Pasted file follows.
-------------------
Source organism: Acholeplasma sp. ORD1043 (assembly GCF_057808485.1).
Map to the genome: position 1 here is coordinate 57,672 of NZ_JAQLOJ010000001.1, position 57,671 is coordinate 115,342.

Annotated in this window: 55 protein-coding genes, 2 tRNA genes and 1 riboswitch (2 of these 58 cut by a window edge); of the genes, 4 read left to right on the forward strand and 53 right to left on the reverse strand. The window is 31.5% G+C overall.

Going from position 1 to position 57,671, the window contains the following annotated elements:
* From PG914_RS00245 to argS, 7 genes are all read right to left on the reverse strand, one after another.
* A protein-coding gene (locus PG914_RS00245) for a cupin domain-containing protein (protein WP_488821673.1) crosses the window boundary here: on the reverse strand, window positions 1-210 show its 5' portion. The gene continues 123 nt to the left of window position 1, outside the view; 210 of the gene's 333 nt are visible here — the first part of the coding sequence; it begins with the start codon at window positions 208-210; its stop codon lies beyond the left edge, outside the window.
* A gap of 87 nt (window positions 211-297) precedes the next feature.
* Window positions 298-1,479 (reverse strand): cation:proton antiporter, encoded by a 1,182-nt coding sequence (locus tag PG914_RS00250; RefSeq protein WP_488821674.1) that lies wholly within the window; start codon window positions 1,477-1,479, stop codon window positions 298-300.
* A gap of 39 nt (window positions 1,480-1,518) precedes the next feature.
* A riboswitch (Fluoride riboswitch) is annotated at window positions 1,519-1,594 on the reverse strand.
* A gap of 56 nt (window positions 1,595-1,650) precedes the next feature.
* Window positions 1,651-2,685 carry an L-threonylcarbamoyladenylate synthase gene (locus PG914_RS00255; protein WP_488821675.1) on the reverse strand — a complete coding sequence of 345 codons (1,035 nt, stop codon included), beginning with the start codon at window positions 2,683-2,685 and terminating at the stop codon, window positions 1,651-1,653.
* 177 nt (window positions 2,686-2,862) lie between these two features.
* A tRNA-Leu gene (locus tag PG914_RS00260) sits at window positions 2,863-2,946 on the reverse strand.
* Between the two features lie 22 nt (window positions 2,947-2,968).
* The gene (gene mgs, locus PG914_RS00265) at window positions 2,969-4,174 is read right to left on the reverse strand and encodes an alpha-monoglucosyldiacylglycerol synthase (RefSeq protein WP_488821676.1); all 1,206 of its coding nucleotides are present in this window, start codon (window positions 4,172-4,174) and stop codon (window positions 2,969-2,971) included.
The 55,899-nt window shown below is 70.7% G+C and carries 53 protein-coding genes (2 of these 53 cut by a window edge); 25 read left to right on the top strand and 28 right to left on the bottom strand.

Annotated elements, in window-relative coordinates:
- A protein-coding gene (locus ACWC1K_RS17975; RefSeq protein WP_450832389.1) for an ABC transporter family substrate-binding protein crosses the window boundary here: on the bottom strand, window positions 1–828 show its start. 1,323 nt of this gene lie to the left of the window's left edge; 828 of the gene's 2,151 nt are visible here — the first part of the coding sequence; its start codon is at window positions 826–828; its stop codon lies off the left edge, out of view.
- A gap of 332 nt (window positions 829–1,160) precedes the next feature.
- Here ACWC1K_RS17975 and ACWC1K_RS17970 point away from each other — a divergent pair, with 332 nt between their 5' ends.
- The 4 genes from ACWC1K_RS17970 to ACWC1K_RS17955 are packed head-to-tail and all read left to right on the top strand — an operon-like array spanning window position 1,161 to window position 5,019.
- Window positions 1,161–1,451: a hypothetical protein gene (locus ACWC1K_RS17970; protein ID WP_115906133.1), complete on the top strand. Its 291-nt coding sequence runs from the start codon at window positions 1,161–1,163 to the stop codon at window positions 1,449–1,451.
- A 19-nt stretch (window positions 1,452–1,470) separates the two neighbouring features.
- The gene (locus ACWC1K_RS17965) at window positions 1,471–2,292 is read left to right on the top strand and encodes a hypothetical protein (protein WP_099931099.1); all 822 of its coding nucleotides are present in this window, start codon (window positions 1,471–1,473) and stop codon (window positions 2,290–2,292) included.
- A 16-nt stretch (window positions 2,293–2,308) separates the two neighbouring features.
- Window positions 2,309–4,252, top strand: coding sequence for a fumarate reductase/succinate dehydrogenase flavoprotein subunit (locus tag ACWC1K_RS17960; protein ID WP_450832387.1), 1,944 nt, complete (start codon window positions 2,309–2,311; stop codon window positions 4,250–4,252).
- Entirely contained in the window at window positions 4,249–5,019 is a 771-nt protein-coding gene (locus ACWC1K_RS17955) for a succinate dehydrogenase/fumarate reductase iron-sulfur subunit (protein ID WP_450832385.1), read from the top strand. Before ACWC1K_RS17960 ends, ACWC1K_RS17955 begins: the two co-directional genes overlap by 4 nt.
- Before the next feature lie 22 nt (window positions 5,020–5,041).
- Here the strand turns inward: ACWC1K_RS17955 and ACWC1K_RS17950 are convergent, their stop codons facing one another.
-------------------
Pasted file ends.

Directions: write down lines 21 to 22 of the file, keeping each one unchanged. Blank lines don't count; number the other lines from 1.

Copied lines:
- Here ACWC1K_RS17975 and ACWC1K_RS17970 point away from each other — a divergent pair, with 332 nt between their 5' ends.
- The 4 genes from ACWC1K_RS17970 to ACWC1K_RS17955 are packed head-to-tail and all read left to right on the top strand — an operon-like array spanning window position 1,161 to window position 5,019.